Many banks have already embarked on a digital governance transformation programme, so it is important to take stock of each initiative and evaluate whether it is adding value to the business. Figure 1 can be used to identify the ‘maturity’ of the digitalisation initiative and hence identify the business success criteria that lock-in the added value that should be achieved at that stage of digital maturity: Initial, Developing, Defining, Managing and Optimising.

Figure 1: Progressive Digital Governance Transformation Maturity (DGTM) Model
Source: ESMA, GreySpark analysis

As shown in Figure 1, each maturity stage is defined by seven considerations:

  1. Value Focus: Objective of the initiative
  2. Channel Strategy: Strategies to harmonise and direct project deliverables
  3. Leadership: Programme sponsor and ‘champion’ to socialise benefits
  4. Technology Focus: Functional technological change
  5. Sourcing Strategy: The approach to data governance
  6. Key Metrics: Key performance measurable outcomes to confirm the added value
  7. Solutions: Type of solution

The DGTM model framework allows firms to build upon work carried out in the previous stage, and the incremental approach better facilitates change across organizational structures. To realise this approach effectively, progress must be regularly benchmarked against the initial state, and at each benchmark, small, targeted adjustments should be made. This ‘agile’ approach is essential, as the digital transformation of risk management is most effective when a continuous approach to testing and delivery is taken. The advantage of taking a continuous approach to development as a means to deliver digital governance maturity solutions over time is that deployments that no longer improve the value of controls work are identified quickly, allowing the organisation to make the required pivot. Such circumstances can arise when rapid technology evolution renders the solution obsolete.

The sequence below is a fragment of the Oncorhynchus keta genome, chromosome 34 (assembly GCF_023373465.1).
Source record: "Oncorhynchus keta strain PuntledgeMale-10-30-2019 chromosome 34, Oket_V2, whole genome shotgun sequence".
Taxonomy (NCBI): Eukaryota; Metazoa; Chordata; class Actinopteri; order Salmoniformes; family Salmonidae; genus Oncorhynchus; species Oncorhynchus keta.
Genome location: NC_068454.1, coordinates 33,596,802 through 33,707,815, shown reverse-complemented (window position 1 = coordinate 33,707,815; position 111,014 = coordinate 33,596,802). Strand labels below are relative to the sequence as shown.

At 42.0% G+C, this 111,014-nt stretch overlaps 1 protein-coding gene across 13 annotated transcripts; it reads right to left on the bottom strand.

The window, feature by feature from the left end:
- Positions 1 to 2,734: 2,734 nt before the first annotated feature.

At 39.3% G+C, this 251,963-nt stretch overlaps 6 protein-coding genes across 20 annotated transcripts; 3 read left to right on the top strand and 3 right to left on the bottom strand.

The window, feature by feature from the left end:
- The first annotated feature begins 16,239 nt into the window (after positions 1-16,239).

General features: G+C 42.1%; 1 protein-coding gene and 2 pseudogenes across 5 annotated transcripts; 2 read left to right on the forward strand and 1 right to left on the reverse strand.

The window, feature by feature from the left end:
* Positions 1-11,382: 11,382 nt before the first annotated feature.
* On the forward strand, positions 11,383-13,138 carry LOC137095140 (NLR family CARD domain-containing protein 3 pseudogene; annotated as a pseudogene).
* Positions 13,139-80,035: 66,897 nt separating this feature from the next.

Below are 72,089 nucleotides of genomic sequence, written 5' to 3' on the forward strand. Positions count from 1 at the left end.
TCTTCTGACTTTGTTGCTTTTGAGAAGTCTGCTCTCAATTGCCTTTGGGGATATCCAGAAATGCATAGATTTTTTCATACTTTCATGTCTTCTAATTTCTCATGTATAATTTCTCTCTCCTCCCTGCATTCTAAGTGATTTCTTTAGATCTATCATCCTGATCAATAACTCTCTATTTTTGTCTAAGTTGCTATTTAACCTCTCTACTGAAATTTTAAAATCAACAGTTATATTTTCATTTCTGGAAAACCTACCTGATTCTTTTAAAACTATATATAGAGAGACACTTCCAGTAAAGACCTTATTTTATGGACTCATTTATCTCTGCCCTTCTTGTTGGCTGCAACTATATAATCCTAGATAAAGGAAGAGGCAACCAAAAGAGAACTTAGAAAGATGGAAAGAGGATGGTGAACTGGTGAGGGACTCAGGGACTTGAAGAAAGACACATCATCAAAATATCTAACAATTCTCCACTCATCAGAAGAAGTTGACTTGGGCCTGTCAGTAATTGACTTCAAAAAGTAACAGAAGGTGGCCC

Progression Along the Digital Maturity Curve

The vast majority of banks with an electronic trading business will be familiar with the concept of an algorithm risk controls register, which establishes risk due diligence processes to mitigate the risks of these controls and the trading algorithm used by the business. The register, sometimes referred to as an algorithm risk controls inventory, is used to de-risk assets and manage residual risks. Often algorithm risk controls registers are managed in spreadsheets and the associated workflows are manual, and many registers fail to contain clear and consistent risk metrics, all of which is a less than ideal approach to risk management. Typically, data is fed from the first line to the second line and the COO in a raw form, which means the second line must create reports in order to decide what, if any, action needs to be taken.

Many GRC implementation tools can be used to generate reports for the second line and the COO and visualise real-time information on a dashboard. Additionally, where the GRC tool is linked to a firm’s in-house test automation system, staff can instead focus on enhancing their reporting to provide rich data for the first and second lines. That said, ‘smarter’ systems that make use of AI technology can automate the process as the system can process and interpret data on behalf of the user, and they require minimal human intervention.

Garnering buy-in from the business for any digital transformation project is critical – whether it includes cutting edge technology or not. The DGTM model framework includes an assessment model to demonstrate business value. It presents clear goals, establishes a baseline based on the already developed digital solutions in the bank, and builds a picture of what future added value can be expected and whether the appetite is there for it.

Case Study of Investment Banking Client

More than 5 years ago, the Federal Reserve issued a mandate to US financial firms to ensure that they have a robust risk management framework in place and have built the required documentation and inventory registers to facilitate greater transparency of the risk pertaining to their trading algorithms. Consequently, US banks are better able to understand their risks and are building a culture that embraces risk controls. Many US banks have established oversight committees and have set up teams to test controls and perform attestations.